I’ve thought a lot about this image since I took it six years ago at the Panjiayuan Market.
I knew before coming to China that the Nazi party had adapted/adopted the Swastika for their needs, but had never before seen one out of that context. This was my first exposure. (My second came in Taiwan when I saw some temples emblazoned with it.)
In editing the photo today, I though about whether I should leave it in color, or really crop-in tightly on the statue of the Buddha. I decided to go with black and white, and stay with pretty much how I shot it, since I thought the context was important… just a piece amongst other pieces at the market for sale.
After a lot of searching, I found this page on the difference between the various swastikas:
Mind is the forerunner of (all evil) states. Mind is chief; mind-made are they. If one speaks or acts with wicked mind, because of that suffering follows one, even as the wheel follows the hoofs of the draught-ox.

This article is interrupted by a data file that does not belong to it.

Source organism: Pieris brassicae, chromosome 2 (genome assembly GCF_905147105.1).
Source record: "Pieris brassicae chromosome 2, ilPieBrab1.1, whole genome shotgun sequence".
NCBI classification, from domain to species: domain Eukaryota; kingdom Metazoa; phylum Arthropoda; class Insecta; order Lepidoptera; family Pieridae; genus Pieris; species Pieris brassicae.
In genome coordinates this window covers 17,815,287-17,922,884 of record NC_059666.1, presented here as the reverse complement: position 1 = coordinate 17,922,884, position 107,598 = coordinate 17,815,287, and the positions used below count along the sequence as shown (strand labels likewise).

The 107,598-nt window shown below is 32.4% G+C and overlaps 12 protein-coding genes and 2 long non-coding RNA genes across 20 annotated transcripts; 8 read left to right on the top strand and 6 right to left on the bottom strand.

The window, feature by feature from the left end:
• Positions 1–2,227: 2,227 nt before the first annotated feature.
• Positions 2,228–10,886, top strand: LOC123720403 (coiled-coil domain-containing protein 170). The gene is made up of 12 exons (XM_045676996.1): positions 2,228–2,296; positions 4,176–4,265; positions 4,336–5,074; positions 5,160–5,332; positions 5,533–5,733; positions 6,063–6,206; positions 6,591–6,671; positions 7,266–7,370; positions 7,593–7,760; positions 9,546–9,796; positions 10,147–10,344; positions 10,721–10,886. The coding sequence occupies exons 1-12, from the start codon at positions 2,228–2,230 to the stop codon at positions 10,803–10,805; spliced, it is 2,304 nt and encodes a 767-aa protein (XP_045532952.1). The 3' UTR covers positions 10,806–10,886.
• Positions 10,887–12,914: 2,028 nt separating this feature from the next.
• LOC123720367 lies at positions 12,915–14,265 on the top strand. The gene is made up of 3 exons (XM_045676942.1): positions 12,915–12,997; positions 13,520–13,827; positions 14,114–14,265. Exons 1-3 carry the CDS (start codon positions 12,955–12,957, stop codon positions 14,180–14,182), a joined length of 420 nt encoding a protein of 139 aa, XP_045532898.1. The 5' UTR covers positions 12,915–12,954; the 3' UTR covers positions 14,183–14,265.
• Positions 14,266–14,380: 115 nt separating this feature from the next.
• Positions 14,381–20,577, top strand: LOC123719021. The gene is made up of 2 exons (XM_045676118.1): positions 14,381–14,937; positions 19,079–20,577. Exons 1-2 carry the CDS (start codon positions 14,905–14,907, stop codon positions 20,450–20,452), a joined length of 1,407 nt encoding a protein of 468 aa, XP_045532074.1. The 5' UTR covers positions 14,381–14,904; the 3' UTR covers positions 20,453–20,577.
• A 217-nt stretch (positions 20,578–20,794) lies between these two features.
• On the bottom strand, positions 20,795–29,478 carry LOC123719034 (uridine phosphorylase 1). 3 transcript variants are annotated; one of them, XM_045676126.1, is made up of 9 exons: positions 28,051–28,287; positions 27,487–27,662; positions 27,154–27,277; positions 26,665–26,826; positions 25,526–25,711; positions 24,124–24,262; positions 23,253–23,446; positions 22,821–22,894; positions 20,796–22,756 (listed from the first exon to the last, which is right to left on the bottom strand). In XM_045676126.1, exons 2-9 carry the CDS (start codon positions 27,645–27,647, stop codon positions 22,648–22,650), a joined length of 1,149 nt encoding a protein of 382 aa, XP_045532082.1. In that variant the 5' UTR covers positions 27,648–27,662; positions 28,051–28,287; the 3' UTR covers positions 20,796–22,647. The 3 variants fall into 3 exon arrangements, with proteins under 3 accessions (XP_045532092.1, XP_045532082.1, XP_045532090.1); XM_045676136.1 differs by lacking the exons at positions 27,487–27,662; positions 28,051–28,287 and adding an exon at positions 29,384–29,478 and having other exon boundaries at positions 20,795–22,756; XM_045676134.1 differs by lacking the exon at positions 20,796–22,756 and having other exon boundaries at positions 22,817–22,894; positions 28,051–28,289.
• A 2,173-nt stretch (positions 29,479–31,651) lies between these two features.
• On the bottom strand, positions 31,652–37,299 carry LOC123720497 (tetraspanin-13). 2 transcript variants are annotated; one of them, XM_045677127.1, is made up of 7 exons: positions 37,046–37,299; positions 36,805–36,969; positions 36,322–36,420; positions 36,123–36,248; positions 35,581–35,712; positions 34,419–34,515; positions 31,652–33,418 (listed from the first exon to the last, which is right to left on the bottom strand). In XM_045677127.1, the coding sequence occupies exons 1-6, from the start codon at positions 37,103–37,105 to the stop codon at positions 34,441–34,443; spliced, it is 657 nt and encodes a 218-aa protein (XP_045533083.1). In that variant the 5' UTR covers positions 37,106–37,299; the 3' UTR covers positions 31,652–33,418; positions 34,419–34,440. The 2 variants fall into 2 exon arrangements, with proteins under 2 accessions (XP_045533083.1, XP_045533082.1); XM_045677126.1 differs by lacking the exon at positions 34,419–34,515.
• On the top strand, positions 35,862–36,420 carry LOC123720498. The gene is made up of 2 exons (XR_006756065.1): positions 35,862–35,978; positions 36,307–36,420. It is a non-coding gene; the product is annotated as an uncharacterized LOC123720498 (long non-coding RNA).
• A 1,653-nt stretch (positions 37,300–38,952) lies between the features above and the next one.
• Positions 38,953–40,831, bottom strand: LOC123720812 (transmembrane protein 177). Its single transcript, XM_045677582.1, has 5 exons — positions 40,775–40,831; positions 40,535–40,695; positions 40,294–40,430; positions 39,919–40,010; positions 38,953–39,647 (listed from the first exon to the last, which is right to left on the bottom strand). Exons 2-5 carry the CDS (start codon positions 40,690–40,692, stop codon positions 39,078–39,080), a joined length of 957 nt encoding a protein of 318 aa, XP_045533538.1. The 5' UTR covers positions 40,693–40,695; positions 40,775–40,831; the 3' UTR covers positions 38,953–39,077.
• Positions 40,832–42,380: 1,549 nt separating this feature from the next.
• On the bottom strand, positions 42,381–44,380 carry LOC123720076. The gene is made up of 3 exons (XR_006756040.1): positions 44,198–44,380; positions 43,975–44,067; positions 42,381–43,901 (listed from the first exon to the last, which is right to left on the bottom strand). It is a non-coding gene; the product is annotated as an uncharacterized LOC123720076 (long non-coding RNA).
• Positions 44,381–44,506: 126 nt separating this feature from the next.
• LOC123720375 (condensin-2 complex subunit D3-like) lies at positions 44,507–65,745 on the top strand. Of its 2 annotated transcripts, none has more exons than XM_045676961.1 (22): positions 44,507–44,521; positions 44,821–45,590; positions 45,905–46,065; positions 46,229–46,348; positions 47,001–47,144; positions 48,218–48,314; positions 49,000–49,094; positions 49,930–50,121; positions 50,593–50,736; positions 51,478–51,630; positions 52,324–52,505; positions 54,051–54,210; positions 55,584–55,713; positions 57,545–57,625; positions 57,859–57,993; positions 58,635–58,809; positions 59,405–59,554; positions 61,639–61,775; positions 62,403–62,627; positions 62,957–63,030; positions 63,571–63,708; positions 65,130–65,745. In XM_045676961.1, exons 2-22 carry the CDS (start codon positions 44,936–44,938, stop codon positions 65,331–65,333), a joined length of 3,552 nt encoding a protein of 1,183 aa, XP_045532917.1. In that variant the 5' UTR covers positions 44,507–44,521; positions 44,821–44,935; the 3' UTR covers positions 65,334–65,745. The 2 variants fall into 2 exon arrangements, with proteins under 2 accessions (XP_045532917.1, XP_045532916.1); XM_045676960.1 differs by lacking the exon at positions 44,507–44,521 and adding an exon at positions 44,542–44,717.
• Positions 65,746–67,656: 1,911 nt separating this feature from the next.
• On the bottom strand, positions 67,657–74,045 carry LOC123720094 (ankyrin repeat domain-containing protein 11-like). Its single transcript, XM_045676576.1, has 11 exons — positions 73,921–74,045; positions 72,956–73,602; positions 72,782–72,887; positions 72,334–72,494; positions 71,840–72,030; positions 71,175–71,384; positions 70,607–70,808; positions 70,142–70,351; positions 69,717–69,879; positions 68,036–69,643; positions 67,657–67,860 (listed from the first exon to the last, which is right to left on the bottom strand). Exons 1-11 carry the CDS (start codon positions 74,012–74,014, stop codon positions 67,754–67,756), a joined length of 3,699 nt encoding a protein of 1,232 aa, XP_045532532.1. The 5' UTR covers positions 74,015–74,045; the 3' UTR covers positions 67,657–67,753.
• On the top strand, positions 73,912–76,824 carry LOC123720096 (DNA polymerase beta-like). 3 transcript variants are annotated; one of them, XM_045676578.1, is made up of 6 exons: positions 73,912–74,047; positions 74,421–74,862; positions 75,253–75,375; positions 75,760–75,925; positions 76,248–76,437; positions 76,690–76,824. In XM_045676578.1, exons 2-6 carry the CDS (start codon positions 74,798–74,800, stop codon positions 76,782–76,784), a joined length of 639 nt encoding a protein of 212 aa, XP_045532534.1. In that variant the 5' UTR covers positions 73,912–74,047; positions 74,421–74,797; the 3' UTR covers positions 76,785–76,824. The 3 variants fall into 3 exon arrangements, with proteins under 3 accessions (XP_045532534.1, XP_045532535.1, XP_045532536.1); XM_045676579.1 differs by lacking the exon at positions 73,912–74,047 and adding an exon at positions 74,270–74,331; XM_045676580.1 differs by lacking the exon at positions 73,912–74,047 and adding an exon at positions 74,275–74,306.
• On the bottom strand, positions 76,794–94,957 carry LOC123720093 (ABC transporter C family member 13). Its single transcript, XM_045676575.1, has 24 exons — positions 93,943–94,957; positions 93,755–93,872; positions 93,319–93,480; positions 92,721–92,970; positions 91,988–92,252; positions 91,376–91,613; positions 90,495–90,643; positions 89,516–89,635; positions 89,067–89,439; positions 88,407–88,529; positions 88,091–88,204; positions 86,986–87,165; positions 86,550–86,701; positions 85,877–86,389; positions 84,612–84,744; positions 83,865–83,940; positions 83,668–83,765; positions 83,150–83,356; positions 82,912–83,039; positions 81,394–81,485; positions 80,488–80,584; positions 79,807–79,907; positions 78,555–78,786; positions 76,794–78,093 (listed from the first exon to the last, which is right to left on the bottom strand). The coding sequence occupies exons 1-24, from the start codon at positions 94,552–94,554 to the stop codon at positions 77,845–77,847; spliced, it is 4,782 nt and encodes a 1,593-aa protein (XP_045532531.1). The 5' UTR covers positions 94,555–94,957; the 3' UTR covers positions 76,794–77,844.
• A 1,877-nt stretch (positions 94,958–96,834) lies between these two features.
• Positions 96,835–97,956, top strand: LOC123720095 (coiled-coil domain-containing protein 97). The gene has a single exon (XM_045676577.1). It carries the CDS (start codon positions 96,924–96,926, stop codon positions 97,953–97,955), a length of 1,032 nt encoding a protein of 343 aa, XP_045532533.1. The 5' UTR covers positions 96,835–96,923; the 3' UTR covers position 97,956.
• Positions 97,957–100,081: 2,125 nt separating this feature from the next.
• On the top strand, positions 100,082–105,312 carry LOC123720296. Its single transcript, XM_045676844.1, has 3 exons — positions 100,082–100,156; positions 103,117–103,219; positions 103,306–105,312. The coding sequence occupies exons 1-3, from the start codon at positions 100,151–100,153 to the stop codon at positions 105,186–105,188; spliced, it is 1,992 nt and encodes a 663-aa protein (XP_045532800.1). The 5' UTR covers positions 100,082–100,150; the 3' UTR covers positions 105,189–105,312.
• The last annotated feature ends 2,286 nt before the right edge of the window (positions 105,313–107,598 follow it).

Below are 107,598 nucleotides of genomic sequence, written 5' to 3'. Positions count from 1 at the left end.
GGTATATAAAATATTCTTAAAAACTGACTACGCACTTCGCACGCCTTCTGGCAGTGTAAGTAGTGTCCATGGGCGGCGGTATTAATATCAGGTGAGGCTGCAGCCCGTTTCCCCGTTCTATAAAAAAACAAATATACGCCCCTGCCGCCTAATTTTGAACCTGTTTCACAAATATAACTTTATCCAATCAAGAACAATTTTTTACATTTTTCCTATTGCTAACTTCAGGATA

Mind is the forerunner of (all good) states. Mind is chief, mind-made are they. If one speaks or acts with pure mind, because of that, happiness follows one, even as one’s shadow that never leaves.
Chinese cooking can be especially greasy. Kitchens in older-style apartment are often very small, enclosed spaces to keep the grease from traveling throughout the house. They are often so small that refrigerators (even though the ones here are roughly half the size of the American standard) are located in the dining room or elsewhere in the house.
Most of these range hoods have built-in containers to catch the grease.
However, there are times where it will still need a good clean. And, for such times, there are door-to-door cleaners.
I needed to get an assortment of stuff (such as hinges, a door threshold, custom-cut metal plates, and wood shelves), so I went down to Jinwuxing yesterday. Fairly devoid of tourists (and, by that, I mean both the foreign and Chinese types), it is one of the places that makes Beijing home for me.